ABBOTSFORD — They may not be the strongest and they’re certainly not the biggest side in the decorated history of Earl Marriott senior boys rugby.
Yet if tenacity is setting the bar for the Surrey-based program,, then the 2018 Mariners don’t have any trouble holding their own as one of the grittiest editions in school history.
“This has not been a traditionally strong year for Earl Marriott rugby but there is a resiliency here,” admitted Mariners’ head coach Adam Roberts after his charges closed out the Fraser Valley AAA Tier 1 title match Wednesday by scoring its final two tries unanswered to rally for a 29-25 win over Tsawwassen’s upstart and equally gritty South Delta Sun Devils.
“This team has come a long ways just to get to this point,” said Roberts, whose team opened the season at Quad A and recently dropped back to Triple A where it will begin its provincial championship run next week as Tier 1’s top seeds. “We put them under extreme pressure all year, playing what I feel was the toughest schedule in the province. And they answered that by rising to the occasion, to getting better and better. Today, we just found a way to win.”
They had to, because in a game overflowing from start to finish with pace and tempo, the outcome seemed destined to belong to the team with last touch.
In fact if any match at the provincial tournament lives up to the Fraser Valley final, it will become an instant classic.
Consider that after the Sun Devils opened early with a 5-0 lead on a try by Ethan Troniak, that the score changed hands on six straight occasions before South Delta took a 20-17 lead on a Jesse Conroy try with 20 minutes remaining.
Three minutes later, a strategic kick down field by UBC-bound quarterback Michael Calvert was quickly turned into a game-changing score at the try-line by his football teammate, star Grade 11 running back Andrew Kraft.
That score had the Sun Devils ahead by eight points at 25-17 with 17 minutes remaining.
It was, however, Earl Marriott’s response to the game’s only two-score deficit which defined the match, one which was played under sweltering and humid 30-degree conditions.
First, Ryan Renkers with a try that cut it to 25-22 with nine minutes remaining, then Izzak Kelly with just 1:18 remaining, with the winning score.
Brady Smith added the convert on the final try to make the 29-25 score final, yet South Delta still took the ball to the shadow of the try line and threatened to score the winning points as the clock expired. On the game, South Delta was 0-for-5 on converts and Earl Marriott 2-for-5.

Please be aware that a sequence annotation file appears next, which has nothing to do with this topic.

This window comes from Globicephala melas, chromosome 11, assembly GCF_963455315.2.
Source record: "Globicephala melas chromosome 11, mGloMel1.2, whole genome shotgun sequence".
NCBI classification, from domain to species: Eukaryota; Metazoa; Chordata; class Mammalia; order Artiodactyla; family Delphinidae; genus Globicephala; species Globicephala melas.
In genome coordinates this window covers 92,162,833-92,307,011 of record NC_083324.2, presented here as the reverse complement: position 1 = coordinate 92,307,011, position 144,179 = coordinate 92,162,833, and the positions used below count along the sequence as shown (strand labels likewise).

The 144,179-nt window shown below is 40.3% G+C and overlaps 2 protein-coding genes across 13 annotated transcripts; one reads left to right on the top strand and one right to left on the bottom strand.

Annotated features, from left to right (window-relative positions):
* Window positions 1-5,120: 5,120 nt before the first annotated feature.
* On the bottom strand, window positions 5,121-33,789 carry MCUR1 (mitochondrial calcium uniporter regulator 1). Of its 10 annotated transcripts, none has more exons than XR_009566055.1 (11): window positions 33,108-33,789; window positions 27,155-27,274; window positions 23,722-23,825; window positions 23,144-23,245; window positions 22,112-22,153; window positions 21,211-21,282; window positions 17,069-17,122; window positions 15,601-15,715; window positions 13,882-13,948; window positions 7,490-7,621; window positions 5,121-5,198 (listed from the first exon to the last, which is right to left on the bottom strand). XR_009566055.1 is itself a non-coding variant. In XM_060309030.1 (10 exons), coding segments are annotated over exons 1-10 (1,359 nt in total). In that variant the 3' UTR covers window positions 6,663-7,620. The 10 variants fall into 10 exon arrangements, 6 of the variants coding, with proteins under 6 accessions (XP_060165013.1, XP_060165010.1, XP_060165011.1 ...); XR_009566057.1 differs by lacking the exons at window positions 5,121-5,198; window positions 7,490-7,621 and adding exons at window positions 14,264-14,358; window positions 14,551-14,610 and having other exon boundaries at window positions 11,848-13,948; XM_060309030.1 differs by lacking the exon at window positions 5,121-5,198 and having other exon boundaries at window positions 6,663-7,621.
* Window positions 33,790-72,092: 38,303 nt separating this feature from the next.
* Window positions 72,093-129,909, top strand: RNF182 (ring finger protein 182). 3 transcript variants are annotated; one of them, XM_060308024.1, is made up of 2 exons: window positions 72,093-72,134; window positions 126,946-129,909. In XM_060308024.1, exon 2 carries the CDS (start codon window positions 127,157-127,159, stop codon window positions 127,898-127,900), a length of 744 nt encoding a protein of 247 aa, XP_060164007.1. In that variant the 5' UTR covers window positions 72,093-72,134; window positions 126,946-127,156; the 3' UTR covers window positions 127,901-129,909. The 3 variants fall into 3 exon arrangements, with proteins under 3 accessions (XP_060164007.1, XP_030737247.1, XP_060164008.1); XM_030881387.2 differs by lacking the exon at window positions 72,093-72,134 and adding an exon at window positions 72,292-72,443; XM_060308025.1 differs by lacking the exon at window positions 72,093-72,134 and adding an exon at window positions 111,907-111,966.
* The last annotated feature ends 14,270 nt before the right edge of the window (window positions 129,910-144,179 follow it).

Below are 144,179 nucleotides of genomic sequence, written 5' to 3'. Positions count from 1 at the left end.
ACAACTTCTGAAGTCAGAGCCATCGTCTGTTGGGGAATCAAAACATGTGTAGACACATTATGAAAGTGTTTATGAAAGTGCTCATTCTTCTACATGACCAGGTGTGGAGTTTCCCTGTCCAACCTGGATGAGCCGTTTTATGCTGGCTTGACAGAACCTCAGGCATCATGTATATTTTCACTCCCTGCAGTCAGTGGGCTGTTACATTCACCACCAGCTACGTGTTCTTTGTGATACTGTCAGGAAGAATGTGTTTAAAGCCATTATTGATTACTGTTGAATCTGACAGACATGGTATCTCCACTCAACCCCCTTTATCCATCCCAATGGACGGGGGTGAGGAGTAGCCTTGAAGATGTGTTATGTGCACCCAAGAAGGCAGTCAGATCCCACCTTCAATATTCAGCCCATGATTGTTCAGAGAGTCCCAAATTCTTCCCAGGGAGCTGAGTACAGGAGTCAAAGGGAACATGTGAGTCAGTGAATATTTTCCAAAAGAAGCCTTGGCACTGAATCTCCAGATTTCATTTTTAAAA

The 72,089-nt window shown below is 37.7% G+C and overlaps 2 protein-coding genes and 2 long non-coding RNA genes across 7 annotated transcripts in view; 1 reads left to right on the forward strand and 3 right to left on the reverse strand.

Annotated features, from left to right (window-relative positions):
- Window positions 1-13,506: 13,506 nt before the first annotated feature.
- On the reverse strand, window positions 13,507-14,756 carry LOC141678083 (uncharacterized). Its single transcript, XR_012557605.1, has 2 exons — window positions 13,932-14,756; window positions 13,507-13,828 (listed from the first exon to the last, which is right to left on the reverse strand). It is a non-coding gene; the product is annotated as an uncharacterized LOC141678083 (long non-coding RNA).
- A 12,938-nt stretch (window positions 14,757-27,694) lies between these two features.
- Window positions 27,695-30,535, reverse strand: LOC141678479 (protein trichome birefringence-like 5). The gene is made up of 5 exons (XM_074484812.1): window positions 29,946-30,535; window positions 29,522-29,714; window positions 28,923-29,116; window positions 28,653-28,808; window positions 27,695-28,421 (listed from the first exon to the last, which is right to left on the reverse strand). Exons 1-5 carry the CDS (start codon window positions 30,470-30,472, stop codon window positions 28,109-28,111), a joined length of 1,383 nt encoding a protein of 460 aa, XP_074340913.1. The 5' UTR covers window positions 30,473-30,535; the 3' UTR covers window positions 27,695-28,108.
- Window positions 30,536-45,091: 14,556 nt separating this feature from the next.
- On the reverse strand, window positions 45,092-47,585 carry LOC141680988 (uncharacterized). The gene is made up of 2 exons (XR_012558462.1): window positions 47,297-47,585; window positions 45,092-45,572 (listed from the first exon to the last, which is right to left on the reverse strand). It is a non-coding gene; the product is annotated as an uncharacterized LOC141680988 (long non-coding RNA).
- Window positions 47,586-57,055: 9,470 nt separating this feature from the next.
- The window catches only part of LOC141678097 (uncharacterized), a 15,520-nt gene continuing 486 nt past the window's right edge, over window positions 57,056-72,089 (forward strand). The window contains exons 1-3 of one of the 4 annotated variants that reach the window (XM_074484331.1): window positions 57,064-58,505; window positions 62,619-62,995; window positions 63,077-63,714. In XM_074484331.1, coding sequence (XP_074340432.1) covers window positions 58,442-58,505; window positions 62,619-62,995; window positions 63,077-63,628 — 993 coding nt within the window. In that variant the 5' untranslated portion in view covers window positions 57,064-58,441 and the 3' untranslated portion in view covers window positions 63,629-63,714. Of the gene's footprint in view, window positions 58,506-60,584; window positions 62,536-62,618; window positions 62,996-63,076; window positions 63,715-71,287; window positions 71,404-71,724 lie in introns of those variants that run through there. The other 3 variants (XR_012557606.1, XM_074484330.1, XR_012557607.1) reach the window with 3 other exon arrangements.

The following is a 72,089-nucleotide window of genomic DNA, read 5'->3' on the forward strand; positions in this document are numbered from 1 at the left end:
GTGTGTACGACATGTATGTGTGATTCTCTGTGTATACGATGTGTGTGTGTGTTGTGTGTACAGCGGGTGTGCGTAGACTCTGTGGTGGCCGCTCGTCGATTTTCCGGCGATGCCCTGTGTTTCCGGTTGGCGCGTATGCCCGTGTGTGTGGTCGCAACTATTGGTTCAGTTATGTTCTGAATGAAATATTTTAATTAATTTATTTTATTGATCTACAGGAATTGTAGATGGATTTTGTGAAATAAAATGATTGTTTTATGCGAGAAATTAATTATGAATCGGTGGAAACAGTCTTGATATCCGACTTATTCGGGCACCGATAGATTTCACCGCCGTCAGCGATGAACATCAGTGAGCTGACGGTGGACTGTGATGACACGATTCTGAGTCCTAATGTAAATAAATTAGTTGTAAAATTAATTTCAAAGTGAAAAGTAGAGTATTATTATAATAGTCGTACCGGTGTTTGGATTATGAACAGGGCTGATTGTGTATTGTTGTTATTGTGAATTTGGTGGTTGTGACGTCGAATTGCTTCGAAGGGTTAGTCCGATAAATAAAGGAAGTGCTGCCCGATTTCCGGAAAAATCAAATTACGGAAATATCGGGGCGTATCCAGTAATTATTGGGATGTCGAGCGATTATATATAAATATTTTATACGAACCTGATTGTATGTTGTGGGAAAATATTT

“I think we’re going to keep working on our fitness,” explained South Delta head coach Spencer Baines, whose upstart Sun Devils now prep for the provincials having easily made one of the biggest forward leaps in any B.C. high school sport this season. “We have to be able to carry this through 60 minutes. I know these are shorter games, but we slowed down at the end.”
They also played with as thin a bench as they have all campaign, and losing Calvert to cramps in the hot weather over the latter stages did not help the cause.
Kelly, the Canadian Under-18 select, answered South Delta’s game-opening score, and Smith’s convert made it 7-5 Mariners.
From there, the score kept changing hands, seemingly with every possession.
Kraft’s first try on a power run put the Sun Devils ahead 10-7. Devon Stroud came back to make 12-10 Marriott, before Calvert made a brilliant run to the goal-line and found temamate Keldon Olmstead for a try and a 15-12 lead.
Keenan Vermette scored a try to make it 17-15 Marriott in the second half before the Sun Devils rallied to build their eight-point led, setting the stage for the Mariners’ dramatic comeback.
Afterwards, Roberts gushed a little in tipping his hat to the effort of South Delta, a program enjoying the greatest prominence it has ever experienced on the rugby field since opening 45 years ago in 1973.
“Their feet are pumping, they are breaking tackles,” said Roberts. “They are tremendous athletes, and one-on-one it’s hard to stop that. They have so many runners on that team that can have a go.”
The Sun Devils’ program is on the rise one season after they served notice of their rise right here at Rotary Stadium during the 2017 provincials.
Yet for Baines and Co., there is the realization that their opportunity to win a B.C. title is now.
“It’s cool to be turning some heads, I guess,” said Baines. “Adam does such an amazing job with Earl Marriott and you see it in the way they play.
“It’s nice to be in the discussion with EMS and Yale, who have been at it for some time,” he continued. “We’re getting there. I think (last season) we kind of felt like we were still not in the mix for winning it. Now, these guys have seen what we have to do and we know we can make it to the finals. It sucks to lose, but the big one is next week.”
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